Our bodies are programmed to consume fat and sugars because they’re rare in nature.... In the same way, we’re biologically programmed to be attentive to things that stimulate: content that is gross, violent, or sexual and that gossip which is humiliating, embarrassing, or offensive. If we’re not careful, we’re going to develop the psychological equivalent of obesity. We’ll find ourselves consuming content that is least beneficial for ourselves or society as a whole.
Note: Who bookmarked this is ironically a filter
The word media, after all, comes from the Latin for “middle layer.” It sits between us and the world; the core bargain is that it will connect us to what’s happening but at the price of direct experience.
Note: A buffer, an interface
Among techies, these two paradigms came to be known as push technology and pull technology. A Web browser is an example of pull technology: You put in an address, and your computer pulls information from that server. Television and the mail, on the other hand, are push technologies: The information shows up on the tube or at your doorstop without any action on your end. Internet enthusiasts were excited about the shift from push to pull for reasons that are now pretty obvious: Rather than wash the masses in waves of watered-down, lowest-common-denominator content, pull media put users in control.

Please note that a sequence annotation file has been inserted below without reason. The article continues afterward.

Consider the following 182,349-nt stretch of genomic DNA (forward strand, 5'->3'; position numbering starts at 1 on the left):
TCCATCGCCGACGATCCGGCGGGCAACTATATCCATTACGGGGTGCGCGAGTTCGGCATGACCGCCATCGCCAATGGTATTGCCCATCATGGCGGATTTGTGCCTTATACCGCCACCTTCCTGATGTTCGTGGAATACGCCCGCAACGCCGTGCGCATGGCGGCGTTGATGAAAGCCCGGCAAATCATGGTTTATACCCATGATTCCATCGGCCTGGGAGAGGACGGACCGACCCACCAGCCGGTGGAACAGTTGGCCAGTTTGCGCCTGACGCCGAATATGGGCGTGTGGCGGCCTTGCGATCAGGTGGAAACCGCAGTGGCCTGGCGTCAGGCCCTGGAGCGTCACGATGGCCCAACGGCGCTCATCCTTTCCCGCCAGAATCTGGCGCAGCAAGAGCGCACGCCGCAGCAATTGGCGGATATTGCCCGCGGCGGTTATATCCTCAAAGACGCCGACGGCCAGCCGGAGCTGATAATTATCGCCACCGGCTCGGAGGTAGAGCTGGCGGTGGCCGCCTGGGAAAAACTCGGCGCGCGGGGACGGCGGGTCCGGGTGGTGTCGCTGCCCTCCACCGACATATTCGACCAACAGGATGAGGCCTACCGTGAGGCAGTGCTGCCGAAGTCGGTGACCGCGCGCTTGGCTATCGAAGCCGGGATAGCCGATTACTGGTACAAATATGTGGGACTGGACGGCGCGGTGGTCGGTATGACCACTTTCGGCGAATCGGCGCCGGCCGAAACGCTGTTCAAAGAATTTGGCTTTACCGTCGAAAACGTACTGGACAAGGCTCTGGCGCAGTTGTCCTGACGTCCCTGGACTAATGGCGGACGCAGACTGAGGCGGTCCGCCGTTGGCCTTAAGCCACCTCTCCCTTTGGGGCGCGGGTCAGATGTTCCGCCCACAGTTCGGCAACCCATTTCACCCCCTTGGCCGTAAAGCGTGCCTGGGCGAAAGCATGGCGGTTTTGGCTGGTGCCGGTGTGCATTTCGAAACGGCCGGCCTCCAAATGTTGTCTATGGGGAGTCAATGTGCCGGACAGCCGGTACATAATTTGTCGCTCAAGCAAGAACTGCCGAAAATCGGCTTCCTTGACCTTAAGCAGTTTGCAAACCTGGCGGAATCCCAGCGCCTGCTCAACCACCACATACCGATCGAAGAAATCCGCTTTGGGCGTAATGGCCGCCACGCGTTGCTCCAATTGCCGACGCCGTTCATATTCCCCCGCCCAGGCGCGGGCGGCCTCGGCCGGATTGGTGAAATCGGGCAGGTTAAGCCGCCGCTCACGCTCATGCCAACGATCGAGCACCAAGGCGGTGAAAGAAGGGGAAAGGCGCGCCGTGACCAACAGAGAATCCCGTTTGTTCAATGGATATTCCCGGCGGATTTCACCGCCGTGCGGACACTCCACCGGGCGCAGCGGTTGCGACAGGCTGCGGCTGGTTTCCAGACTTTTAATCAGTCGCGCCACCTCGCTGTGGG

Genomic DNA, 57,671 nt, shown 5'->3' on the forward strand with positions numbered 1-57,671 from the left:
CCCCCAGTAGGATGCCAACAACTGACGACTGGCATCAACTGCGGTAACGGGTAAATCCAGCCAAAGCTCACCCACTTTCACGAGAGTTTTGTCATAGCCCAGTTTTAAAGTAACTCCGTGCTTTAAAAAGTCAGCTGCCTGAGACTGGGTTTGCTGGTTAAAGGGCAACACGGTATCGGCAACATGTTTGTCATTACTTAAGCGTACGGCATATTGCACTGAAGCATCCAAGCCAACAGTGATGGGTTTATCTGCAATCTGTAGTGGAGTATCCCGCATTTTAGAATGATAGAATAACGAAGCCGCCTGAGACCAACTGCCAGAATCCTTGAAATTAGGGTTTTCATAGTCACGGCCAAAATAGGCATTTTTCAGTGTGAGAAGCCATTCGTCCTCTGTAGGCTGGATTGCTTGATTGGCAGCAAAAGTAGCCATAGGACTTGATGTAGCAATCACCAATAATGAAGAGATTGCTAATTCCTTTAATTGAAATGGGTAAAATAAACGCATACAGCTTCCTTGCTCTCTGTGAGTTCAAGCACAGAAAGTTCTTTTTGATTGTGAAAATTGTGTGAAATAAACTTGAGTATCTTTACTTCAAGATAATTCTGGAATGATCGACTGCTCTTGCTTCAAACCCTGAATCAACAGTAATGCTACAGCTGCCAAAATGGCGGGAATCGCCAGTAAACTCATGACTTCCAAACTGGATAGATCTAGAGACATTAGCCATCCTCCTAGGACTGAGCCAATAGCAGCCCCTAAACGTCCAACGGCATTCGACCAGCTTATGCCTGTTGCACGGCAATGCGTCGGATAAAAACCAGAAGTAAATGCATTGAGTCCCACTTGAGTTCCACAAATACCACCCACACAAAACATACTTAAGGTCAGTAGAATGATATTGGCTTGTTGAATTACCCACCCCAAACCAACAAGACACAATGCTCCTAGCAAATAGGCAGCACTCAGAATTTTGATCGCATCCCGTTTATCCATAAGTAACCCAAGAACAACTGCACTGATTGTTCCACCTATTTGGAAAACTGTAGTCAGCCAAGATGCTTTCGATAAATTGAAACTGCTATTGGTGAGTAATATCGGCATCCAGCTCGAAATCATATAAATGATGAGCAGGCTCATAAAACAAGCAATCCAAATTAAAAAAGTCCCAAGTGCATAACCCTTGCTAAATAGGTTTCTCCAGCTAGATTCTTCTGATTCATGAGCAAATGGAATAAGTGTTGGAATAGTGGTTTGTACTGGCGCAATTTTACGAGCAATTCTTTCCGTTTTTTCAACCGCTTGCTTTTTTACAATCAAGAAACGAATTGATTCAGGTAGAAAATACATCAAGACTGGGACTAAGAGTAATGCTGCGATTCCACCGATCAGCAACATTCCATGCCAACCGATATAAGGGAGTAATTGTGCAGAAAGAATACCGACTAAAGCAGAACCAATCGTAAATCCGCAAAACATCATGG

Note: Two key terms
In his seminal book The Act of Creation, Arthur Koestler describes creativity as “bisociation”—the intersection of two “matrices” of thought: “Discovery is an analogy no one has ever seen before.” Friedrich Kekule’s epiphany about the structure of a benzene molecule after a daydream about a snake eating its tail is an example. So is Larry Page’s insight to apply the technique of academic citation to search. “Discovery often means simply the uncovering of something which has always been there but was hidden from the eye by the blinkers of habit,” Koestler wrote. Creativity...
Note: Key: research